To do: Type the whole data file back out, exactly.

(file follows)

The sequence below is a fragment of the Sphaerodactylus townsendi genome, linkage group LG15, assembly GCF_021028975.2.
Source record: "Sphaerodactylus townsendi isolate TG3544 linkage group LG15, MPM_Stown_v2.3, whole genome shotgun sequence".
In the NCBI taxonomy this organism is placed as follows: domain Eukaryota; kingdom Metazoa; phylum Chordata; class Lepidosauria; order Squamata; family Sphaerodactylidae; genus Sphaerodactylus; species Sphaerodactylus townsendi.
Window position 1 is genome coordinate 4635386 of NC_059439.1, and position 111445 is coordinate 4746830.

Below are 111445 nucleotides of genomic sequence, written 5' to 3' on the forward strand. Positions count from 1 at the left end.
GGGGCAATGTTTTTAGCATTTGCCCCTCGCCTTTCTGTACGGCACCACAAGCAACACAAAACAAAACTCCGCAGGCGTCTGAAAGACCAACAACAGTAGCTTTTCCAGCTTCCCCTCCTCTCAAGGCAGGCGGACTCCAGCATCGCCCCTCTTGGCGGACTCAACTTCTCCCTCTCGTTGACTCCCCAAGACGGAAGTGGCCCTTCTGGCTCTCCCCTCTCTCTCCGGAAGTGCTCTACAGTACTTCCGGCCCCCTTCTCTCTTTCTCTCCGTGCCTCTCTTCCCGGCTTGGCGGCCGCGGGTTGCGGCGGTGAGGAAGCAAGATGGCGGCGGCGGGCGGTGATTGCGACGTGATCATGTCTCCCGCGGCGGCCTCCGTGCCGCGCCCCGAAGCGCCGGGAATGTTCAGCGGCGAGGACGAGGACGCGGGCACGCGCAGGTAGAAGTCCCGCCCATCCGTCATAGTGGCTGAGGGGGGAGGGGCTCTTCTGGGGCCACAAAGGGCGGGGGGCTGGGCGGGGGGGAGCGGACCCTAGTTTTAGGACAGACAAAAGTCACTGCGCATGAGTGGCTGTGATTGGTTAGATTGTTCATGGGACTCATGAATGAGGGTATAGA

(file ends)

The sequence below is a fragment of the Sphaerodactylus townsendi genome, linkage group LG15, assembly GCF_021028975.2.
Source record: "Sphaerodactylus townsendi isolate TG3544 linkage group LG15, MPM_Stown_v2.3, whole genome shotgun sequence".
In the NCBI taxonomy this organism is placed as follows: domain Eukaryota; kingdom Metazoa; phylum Chordata; class Lepidosauria; order Squamata; family Sphaerodactylidae; genus Sphaerodactylus; species Sphaerodactylus townsendi.
Window position 1 is genome coordinate 4635386 of NC_059439.1, and position 111445 is coordinate 4746830.

Below are 111445 nucleotides of genomic sequence, written 5' to 3' on the forward strand. Positions count from 1 at the left end.
GGGGCAATGTTTTTAGCATTTGCCCCTCGCCTTTCTGTACGGCACCACAAGCAACACAAAACAAAACTCCGCAGGCGTCTGAAAGACCAACAACAGTAGCTTTTCCAGCTTCCCCTCCTCTCAAGGCAGGCGGACTCCAGCATCGCCCCTCTTGGCGGACTCAACTTCTCCCTCTCGTTGACTCCCCAAGACGGAAGTGGCCCTTCTGGCTCTCCCCTCTCTCTCCGGAAGTGCTCTACAGTACTTCCGGCCCCCTTCTCTCTTTCTCTCCGTGCCTCTCTTCCCGGCTTGGCGGCCGCGGGTTGCGGCGGTGAGGAAGCAAGATGGCGGCGGCGGGCGGTGATTGCGACGTGATCATGTCTCCCGCGGCGGCCTCCGTGCCGCGCCCCGAAGCGCCGGGAATGTTCAGCGGCGAGGACGAGGACGCGGGCACGCGCAGGTAGAAGTCCCGCCCATCCGTCATAGTGGCTGAGGGGGGAGGGGCTCTTCTGGGGCCACAAAGGGCGGGGGGCTGGGCGGGGGGGAGCGGACCCTAGTTTTAGGACAGACAAAAGTCACTGCGCATGAGTGGCTGTGATTGGTTAGATTGTTCATGGGACTCATGAATGAGGGTATAGA